Reaching over 1000 people in the community and university, this newsletter promotes patient and community involvement in health professional education at UBC.
R. Paul Kerston Award Call for nominations!
After tireless and exemplary service in the community and university, Paul Kerston has retired. Paul took on many roles at UBC including community educator, teacher, mentor, collaborator, advisory board member - to name a few.
Paul says he got involved at UBC to "give back to my community" but also because "there is a great deal that individuals can teach future health care professionals about themselves, their preferences, their experiences, whatever health-related challenges they face and their hopes - that's gold for future health care professionals to learn."
In honour of Paul's contributions, an annual award has been established in his name to recognize outstanding community educators who have made a difference to student education at UBC.
"We hope that sharing our life experience with students will help them in their careers and decrease some of the stigma that surrounds mental illness." says Jude.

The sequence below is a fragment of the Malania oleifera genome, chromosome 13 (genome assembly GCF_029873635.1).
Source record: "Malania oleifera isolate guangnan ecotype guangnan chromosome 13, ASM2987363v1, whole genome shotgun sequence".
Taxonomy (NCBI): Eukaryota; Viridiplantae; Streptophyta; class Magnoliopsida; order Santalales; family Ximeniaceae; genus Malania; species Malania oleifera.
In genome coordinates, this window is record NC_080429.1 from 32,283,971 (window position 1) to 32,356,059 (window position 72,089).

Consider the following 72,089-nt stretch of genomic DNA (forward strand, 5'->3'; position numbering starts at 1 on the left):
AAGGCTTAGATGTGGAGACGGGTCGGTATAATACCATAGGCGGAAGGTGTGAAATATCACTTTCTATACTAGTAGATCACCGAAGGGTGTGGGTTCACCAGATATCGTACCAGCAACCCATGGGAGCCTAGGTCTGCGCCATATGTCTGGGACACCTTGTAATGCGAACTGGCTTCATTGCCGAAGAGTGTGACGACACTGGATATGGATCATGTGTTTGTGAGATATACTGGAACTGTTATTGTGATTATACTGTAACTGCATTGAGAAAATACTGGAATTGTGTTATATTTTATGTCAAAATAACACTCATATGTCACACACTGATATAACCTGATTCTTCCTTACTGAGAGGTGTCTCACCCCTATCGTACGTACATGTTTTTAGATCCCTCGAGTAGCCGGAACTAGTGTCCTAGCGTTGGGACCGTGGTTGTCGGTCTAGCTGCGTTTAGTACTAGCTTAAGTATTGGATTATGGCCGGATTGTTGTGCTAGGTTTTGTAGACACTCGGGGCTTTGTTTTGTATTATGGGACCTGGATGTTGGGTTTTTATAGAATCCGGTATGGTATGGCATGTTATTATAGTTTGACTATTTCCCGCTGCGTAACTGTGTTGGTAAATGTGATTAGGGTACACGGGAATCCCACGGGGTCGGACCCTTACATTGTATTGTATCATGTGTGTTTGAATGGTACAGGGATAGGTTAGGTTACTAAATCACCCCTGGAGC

Dedicated to ending the shame and stigma of mental illness, Jude used his expertise to help develop a website for people with mental illness. The website can be found at mentalhealth.providencehealthcare.org.
You can meet Jude and hear his story on Wednesday October 29th, 10:30am-3pm at the 6th Annual Allies in Health Fair, UBC Life Sciences Centre, 2350 Health Sciences Mall, UBC Campus.
This summer, 18 UBC students from medicine, social work, pharmaceutical sciences, counselling psychology and occupational therapy had the privilege of learning first-hand about the lifestyles and traditions of the Stó:lō people.
Since 2006, 136 students have taken part in the program.
Many thanks to Natalie Brandon, Harley Chappell, Marilyn Collins, Sonja Mussell, and Darla Rasmussen for making it happen this year.
Special thanks to the Elders, camp leaders and youth for teaching these future health care providers and to the students who took part.
I am thankful for the opportunity to engage in UBC’s Health Mentors Program as it provided irreplaceable experiences for me as a nursing student.
Being a part of the program, I was able to work alongside students in other disciplines to form an interdisciplinary team, along with a mentor in the community who suffered from a chronic condition.
Our team consisted of students from Occupational Therapy, Physiotherapy, Medicine, and Nursing. The four of us, alongside our mentor were able to delve deep into issues that are culturally rooted into our health care system, such as the incongruences our health mentor felt with his interdisciplinary team and the lack of communication between members.